Of Municipal Bondage
This story is about the zany, profane and politically incorrect people who gravitated toward the municipal bond business in Texas in the 70s and 80s. It is fictional but many of the colorful events throughout the book actually happened. None of the characters represent actual people however, but the author infused all of the quirks, habits, character flaws, physical attributes and senses of humor he could recall from actual municipal bond people into his characters.
The two main characters are Leon Walla, a very bright muni trader who is a bit short, drank a little too much, used the f-word along with an array of others, and never did all that well with the ladies. His friend Jack Armstrong is in many ways the anthesis of his pal Leon. Jack has a nice family, he is big and handsome, he is a muni institutional salesman and former Marine helicopter pilot. The two have a symbiotic relationship where they need each other. They sit at the trading desk of a fictional firm in Houston, relaying stories, selling, trading, taking calls from customers, laughing and generally living their lives irreverently. All this is told through, profane and realistic dialogue.
Their Irish friend and fellow trader at a competing firm is Johnny Cannon. He mostly drinks and provides the other characters with someone to take care of. If you caught him between the third and ninth drink, he was lots of fun. Anytime after that he was too much baggage.
Danny McKay, also a trader, is afflicted with a huge ass and, like Leon Walla did only moderately well with the ladies. His nickname is Wide Load.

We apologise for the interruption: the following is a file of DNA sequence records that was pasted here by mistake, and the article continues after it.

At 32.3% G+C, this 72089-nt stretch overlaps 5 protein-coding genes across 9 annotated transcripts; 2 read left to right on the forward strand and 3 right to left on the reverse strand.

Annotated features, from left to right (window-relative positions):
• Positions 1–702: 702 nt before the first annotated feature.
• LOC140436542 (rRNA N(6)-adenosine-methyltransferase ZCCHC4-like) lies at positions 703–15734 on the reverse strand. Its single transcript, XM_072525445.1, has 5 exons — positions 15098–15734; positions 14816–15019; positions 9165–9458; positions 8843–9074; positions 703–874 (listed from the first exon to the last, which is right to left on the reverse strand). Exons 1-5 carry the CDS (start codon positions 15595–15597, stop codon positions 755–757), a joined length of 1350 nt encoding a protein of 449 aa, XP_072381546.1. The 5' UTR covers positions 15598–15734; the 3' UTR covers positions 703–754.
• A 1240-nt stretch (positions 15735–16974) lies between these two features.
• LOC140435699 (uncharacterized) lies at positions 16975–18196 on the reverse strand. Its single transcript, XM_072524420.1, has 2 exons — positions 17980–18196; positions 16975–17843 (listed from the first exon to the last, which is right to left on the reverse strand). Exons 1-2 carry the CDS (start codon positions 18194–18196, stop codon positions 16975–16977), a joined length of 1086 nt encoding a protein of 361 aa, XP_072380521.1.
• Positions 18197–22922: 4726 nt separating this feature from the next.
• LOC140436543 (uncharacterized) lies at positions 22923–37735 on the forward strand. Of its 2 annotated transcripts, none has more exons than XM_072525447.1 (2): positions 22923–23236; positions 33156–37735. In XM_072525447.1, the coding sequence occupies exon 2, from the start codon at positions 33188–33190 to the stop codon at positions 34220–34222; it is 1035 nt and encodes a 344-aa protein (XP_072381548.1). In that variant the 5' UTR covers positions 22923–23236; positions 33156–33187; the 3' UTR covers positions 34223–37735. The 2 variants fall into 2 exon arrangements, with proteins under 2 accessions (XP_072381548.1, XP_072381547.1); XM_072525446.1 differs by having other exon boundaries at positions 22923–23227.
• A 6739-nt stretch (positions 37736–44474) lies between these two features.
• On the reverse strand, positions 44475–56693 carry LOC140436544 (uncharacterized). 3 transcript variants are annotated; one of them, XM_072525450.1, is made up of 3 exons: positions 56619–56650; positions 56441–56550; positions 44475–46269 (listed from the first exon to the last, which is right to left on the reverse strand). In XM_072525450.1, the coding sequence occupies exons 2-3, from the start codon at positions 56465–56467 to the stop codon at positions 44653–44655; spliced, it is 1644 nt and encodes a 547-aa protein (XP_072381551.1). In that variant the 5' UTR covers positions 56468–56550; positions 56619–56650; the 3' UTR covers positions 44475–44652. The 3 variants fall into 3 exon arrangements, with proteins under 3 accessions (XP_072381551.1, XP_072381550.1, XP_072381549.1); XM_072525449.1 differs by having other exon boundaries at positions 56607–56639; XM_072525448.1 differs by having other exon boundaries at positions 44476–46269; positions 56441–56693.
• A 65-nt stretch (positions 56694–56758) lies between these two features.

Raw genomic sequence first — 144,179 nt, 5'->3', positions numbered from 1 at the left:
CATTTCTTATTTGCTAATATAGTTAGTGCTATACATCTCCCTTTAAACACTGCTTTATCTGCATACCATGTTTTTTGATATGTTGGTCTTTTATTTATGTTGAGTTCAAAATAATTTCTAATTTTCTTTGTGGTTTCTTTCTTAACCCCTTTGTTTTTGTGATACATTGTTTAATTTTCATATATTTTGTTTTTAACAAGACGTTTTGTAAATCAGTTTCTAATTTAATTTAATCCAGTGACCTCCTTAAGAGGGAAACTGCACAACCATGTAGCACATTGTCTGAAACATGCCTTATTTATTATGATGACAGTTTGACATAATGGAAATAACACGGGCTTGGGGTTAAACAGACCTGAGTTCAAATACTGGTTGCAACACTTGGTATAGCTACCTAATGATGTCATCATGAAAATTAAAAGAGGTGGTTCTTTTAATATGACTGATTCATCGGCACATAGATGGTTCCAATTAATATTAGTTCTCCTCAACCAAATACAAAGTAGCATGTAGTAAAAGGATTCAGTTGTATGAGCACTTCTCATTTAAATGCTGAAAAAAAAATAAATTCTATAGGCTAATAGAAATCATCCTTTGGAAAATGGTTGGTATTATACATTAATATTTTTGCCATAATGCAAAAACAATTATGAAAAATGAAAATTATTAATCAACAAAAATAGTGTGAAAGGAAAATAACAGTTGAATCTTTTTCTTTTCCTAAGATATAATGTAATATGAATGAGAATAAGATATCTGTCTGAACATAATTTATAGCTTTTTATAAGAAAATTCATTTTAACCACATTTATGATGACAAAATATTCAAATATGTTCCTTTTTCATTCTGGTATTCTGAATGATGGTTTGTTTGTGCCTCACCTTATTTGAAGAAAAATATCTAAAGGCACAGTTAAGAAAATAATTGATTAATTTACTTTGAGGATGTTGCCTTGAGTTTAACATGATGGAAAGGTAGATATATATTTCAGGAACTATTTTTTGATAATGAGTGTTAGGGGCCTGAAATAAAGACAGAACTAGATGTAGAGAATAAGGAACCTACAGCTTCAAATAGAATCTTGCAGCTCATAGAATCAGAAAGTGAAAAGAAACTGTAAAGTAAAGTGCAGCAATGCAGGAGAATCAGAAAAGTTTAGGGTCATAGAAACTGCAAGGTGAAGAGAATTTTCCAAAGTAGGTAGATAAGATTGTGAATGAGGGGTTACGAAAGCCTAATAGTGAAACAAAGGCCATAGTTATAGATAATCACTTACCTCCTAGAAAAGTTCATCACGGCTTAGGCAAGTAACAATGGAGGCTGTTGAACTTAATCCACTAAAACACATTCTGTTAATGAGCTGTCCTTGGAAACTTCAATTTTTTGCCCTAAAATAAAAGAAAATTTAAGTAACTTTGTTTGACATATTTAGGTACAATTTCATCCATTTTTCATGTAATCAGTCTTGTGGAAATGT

Marc Rapoport is a Jewish broker’s broker who is very bright and a close friend of Leon’s. He is nosy and is disappointed if he doesn’t know every little rumor and piece of news “on the street”.
Sammy David Stein, who is not Jewish, was raised on the Grand Concourse in the Bronx and can do a perfect Yiddish dialect, which he uses throughout the book to entertain Rapoport and the others with hilarious Jewish jokes. He is older than the others and a leader in the Houston bond community.
There are many other minor characters such as Lung, the Chinese bartender at their favorite bar where they all meet after work; Antonio the back office Cuban expatriate whose dialogue sounds like an excited Desi Arnez, who Jack describes as “one enchilada short of a Mexican plate lunch”; Archie the shoeshine man who comes through the tall building doing his think at the desks of his clientele at $4 a pop, like a bumblebee; Hey Zeus, is the lucky Mexican bartender in the final chapter; Charlie Stonebreaker a muni syndicate guy with a firm he calls Preparation Bache in New York; Mortabella, the zaniest of the lot, is a hugely successful trader in New York. Because of his record of making his firm tons of money, he is permitted to come to work as head trader, in a Jones Beach t-shirt and jeans and attend the board meetings in an old, wide lapelled, black tuxedo jacket.
The main characters go to bond outings in Brownsville, Texas and New York City, hunting in Pearsall, Texas, eat lunch out everyday, commute to work, faithfully ‘attend’ Happy Hour at their favorite bar, The Sewer and generally get into mischief.